Ask Jillian Michaels
How Much, How Fast?
Q: I love that I have the information I need to lose 2 pounds a week; however, I would like to lose more than that. How can I lose 4 to 5 pounds a week? I have a total of 96 more pounds to lose.
A: To lose a pound, you must burn 3,500 calories. As I've said before, it's all about the math — how to burn more calories in the most effective way.
You can only do so much resistance training without damaging your muscles and impeding your results. Additionally, you can't starve the weight off: If you eat fewer than 1,200 calories a day, you will sabotage your optimal results. Therefore, cardio is weight loss extra credit. It allows you to burn additional calories without overtraining. This is one of the reasons some Biggest Loser players can still lose 20 pounds a week, even 7 weeks into the program.
Think about the math: If you are eating 1,500 calories a day — we assume your BMR without exercise is 1,600 (this is actually my BMR) — and you do two 1-hour cardio sessions that burn 500 calories each (one in the morning and one at night), the two sessions, along with your regular daily activity, will speed up your base metabolism to at least 2,000. As a result, you will have burned about 1,500 calories that day — that is, almost half a pound. At that rate you will be losing up to 3.5 pounds a week.
That said, you are bound to lose more weight during the first two weeks of any weight loss regimen because of the dramatic change in your diet and the loss of excess fluid. After that, it's all about crunching the numbers, and cardio is the key.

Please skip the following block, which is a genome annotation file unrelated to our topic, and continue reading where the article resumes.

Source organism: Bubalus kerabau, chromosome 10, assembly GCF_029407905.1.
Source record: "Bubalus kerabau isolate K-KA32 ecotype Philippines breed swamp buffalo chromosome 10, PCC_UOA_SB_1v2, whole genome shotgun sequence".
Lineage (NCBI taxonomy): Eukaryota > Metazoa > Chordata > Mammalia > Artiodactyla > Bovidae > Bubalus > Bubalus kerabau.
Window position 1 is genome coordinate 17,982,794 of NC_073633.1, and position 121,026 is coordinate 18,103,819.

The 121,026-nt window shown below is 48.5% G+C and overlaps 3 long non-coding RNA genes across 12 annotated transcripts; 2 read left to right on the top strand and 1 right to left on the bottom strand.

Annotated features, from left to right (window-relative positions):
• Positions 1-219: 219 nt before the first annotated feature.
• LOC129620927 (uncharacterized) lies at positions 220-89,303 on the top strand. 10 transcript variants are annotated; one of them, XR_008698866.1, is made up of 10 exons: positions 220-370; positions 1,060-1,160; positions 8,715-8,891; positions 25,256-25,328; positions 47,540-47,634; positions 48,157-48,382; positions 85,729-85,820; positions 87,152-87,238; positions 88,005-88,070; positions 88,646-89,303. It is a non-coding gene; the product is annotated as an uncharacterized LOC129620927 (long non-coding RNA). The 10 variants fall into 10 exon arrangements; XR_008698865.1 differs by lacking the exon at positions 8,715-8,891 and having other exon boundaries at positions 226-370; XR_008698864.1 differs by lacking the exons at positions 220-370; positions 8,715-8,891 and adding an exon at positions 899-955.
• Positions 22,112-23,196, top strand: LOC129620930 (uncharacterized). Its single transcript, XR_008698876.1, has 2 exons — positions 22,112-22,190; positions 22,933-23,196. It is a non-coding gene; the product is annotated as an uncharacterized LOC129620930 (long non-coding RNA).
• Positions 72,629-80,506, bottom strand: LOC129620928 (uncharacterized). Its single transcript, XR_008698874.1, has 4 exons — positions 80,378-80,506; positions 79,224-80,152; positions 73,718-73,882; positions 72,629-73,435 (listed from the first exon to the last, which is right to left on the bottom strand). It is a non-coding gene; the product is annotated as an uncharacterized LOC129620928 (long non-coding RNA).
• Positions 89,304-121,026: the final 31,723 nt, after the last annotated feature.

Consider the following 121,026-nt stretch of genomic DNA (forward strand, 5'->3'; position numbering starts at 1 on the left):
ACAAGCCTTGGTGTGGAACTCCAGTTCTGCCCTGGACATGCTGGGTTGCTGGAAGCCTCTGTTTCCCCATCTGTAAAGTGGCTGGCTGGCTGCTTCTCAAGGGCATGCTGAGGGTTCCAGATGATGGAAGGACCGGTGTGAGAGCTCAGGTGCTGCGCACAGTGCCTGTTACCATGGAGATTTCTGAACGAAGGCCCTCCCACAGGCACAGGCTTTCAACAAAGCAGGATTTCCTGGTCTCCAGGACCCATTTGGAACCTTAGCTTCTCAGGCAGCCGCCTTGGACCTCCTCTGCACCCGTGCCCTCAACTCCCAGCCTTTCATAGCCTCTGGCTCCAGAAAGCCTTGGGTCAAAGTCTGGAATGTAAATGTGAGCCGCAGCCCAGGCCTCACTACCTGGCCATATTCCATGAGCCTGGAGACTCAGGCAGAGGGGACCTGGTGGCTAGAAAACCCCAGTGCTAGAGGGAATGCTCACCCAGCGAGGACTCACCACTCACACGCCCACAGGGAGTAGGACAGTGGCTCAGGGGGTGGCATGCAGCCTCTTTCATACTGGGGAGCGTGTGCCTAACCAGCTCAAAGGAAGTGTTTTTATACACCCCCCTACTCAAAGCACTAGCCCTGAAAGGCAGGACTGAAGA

When to Eat?
Q: Is it better to eat a meal before or after a workout?
A: Both. Here's what I like to do: have my breakfast at 9 a.m., work out from 10:30 to 12, and eat by 1 p.m. Here's why:
Back in the old days, people thought they should train on an empty stomach in order to burn more fat, but that has turned out to be FALSE. In fact, your body needs some glucose (blood sugar) for fuel in addition to what it can use from fat stores when you're working out. If you don't have any blood sugar available, your body will eat the muscles' glycogen, or stored glucose. Low blood sugar will also make you tired and sluggish during your training session. For these reasons, I suggest you eat something 45 minutes to an hour before training — you'll have more energy and endurance to work harder, burn more calories, and improve your muscle tone.
After training, during a period known as the golden hour (45 to 60 minutes after a workout), muscles absorb the most nutrients, and glycogen is replaced the most efficiently. You don't have to have a huge meal — just a little something that contains both protein and carbs will give the best results.